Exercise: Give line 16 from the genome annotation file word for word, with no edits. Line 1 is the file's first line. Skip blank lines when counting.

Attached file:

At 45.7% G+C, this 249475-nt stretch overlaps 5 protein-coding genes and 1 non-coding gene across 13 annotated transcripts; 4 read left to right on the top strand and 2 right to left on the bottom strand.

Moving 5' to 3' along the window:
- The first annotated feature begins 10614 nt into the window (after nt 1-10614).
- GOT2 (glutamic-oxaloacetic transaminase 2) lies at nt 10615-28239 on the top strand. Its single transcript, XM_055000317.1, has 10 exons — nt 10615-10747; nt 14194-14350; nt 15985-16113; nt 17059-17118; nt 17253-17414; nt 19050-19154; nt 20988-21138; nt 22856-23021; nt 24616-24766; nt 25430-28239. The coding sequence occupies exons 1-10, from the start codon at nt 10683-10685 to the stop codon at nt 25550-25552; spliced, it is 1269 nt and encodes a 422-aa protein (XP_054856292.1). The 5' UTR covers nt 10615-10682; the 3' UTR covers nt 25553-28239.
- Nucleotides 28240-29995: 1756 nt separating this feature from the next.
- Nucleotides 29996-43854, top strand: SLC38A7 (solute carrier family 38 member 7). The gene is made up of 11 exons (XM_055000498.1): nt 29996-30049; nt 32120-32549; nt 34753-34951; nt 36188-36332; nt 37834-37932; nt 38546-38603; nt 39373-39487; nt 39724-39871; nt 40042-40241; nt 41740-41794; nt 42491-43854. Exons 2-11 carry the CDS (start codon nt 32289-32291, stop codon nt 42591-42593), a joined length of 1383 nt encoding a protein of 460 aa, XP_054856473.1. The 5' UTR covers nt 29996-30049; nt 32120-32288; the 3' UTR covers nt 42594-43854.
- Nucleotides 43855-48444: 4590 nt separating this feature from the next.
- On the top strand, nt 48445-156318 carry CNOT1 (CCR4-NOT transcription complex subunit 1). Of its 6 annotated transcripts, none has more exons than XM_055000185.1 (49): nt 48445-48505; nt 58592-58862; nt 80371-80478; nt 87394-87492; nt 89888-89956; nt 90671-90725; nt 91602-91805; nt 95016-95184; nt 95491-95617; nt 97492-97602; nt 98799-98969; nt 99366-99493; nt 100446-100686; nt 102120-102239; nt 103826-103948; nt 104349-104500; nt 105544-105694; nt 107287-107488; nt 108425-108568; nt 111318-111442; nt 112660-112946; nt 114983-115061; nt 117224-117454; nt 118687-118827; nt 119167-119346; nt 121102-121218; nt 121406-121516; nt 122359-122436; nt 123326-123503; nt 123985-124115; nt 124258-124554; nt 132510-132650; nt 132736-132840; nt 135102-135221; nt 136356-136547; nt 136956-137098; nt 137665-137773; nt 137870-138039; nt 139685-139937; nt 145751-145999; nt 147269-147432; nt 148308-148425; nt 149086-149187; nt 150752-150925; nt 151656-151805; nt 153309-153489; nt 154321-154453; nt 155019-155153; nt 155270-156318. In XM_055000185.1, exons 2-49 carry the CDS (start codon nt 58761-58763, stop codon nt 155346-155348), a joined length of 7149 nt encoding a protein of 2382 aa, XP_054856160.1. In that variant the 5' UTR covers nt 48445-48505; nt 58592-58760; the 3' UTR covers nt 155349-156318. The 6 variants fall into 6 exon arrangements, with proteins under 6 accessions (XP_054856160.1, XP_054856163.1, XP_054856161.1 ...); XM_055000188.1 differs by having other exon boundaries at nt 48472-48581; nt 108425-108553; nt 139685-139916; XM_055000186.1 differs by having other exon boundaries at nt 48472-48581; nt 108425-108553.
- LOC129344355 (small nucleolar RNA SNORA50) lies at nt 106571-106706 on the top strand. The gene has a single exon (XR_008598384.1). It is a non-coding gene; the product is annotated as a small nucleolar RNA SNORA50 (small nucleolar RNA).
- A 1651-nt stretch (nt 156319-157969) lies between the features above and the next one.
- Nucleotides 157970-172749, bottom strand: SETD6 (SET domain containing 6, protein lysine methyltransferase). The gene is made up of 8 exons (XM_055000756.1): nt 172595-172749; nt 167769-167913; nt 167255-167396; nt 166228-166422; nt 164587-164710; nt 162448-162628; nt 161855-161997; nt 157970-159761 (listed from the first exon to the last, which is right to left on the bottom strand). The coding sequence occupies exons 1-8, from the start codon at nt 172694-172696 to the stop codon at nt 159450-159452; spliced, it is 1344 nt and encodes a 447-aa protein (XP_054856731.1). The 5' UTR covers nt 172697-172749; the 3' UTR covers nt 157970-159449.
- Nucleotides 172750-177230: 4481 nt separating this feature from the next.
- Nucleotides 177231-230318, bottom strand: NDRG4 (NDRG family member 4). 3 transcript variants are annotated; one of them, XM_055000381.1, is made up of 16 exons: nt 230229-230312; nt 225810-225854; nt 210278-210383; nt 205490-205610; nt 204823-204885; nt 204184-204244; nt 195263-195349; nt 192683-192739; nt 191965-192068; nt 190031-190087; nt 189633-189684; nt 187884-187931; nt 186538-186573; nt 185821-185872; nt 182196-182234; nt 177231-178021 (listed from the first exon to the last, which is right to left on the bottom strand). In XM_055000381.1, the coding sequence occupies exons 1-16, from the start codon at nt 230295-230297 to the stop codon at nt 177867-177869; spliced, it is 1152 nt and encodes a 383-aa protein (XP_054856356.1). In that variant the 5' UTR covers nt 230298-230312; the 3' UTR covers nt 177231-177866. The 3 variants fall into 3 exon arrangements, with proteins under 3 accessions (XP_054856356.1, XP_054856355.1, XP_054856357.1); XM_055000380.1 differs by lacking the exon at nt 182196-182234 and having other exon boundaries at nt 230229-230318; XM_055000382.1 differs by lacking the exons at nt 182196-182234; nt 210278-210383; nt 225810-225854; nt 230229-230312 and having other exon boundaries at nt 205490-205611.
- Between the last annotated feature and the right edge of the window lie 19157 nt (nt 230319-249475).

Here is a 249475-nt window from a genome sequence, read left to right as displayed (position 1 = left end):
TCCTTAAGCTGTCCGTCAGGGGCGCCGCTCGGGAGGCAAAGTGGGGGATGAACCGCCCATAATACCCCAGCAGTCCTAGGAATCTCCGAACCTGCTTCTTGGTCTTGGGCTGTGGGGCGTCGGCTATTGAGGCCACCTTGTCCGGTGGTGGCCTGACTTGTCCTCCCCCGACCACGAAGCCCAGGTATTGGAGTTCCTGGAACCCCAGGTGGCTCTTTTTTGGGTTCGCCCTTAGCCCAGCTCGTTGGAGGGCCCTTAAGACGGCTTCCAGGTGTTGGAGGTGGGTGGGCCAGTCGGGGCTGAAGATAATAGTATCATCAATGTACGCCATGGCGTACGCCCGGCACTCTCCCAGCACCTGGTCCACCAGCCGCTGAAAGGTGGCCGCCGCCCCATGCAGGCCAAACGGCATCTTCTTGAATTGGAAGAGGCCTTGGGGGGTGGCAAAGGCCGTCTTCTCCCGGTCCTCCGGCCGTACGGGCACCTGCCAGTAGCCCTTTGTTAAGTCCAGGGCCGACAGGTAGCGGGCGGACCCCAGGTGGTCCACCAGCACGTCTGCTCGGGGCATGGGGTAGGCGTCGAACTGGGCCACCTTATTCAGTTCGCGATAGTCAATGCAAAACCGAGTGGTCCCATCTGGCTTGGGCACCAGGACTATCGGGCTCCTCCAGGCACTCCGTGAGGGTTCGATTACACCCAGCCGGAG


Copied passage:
TCCTTAAGCTGTCCGTCAGGGGCGCCGCTCGGGAGGCAAAGTGGGGGATGAACCGCCCATAATACCCCAGCAGTCCTAGGAATCTCCGAACCTGCTTCTTGGTCTTGGGCTGTGGGGCGTCGGCTATTGAGGCCACCTTGTCCGGTGGTGGCCTGACTTGTCCTCCCCCGACCACGAAGCCCAGGTATTGGAGTTCCTGGAACCCCAGGTGGCTCTTTTTTGGGTTCGCCCTTAGCCCAGCTCGTTGGAGGGCCCTTAAGACGGCTTCCAGGTGTTGGAGGTGGGTGGGCCAGTCGGGGCTGAAGATAATAGTATCATCAATGTACGCCATGGCGTACGCCCGGCACTCTCCCAGCACCTGGTCCACCAGCCGCTGAAAGGTGGCCGCCGCCCCATGCAGGCCAAACGGCATCTTCTTGAATTGGAAGAGGCCTTGGGGGGTGGCAAAGGCCGTCTTCTCCCGGTCCTCCGGCCGTACGGGCACCTGCCAGTAGCCCTTTGTTAAGTCCAGGGCCGACAGGTAGCGGGCGGACCCCAGGTGGTCCACCAGCACGTCTGCTCGGGGCATGGGGTAGGCGTCGAACTGGGCCACCTTATTCAGTTCGCGATAGTCAATGCAAAACCGAGTGGTCCCATCTGGCTTGGGCACCAGGACTATCGGGCTCCTCCAGGCACTCCGTGAGGGTTCGATTACACCCAGCCGGAG